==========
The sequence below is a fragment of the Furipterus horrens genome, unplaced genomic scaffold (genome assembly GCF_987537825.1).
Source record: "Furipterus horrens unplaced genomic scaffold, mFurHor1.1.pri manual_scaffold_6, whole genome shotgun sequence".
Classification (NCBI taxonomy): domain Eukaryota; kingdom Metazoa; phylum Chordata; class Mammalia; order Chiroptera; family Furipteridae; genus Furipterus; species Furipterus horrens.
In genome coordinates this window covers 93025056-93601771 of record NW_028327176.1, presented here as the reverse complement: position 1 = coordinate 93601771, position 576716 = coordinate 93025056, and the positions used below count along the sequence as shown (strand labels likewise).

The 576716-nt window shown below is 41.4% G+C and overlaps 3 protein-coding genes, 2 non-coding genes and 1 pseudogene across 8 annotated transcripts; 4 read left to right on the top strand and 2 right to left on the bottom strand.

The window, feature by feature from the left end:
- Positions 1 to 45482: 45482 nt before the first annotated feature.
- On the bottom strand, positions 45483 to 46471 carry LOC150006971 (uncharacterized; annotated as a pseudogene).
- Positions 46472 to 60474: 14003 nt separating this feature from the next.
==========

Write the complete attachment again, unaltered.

The sequence below is a fragment of the Furipterus horrens genome, unplaced genomic scaffold (genome assembly GCF_987537825.1).
Source record: "Furipterus horrens unplaced genomic scaffold, mFurHor1.1.pri manual_scaffold_6, whole genome shotgun sequence".
Classification (NCBI taxonomy): domain Eukaryota; kingdom Metazoa; phylum Chordata; class Mammalia; order Chiroptera; family Furipteridae; genus Furipterus; species Furipterus horrens.
In genome coordinates this window covers 93025056-93601771 of record NW_028327176.1, presented here as the reverse complement: position 1 = coordinate 93601771, position 576716 = coordinate 93025056, and the positions used below count along the sequence as shown (strand labels likewise).

The 576716-nt window shown below is 41.4% G+C and overlaps 3 protein-coding genes, 2 non-coding genes and 1 pseudogene across 8 annotated transcripts; 4 read left to right on the top strand and 2 right to left on the bottom strand.

The window, feature by feature from the left end:
- Positions 1 to 45482: 45482 nt before the first annotated feature.
- On the bottom strand, positions 45483 to 46471 carry LOC150006971 (uncharacterized; annotated as a pseudogene).
- Positions 46472 to 60474: 14003 nt separating this feature from the next.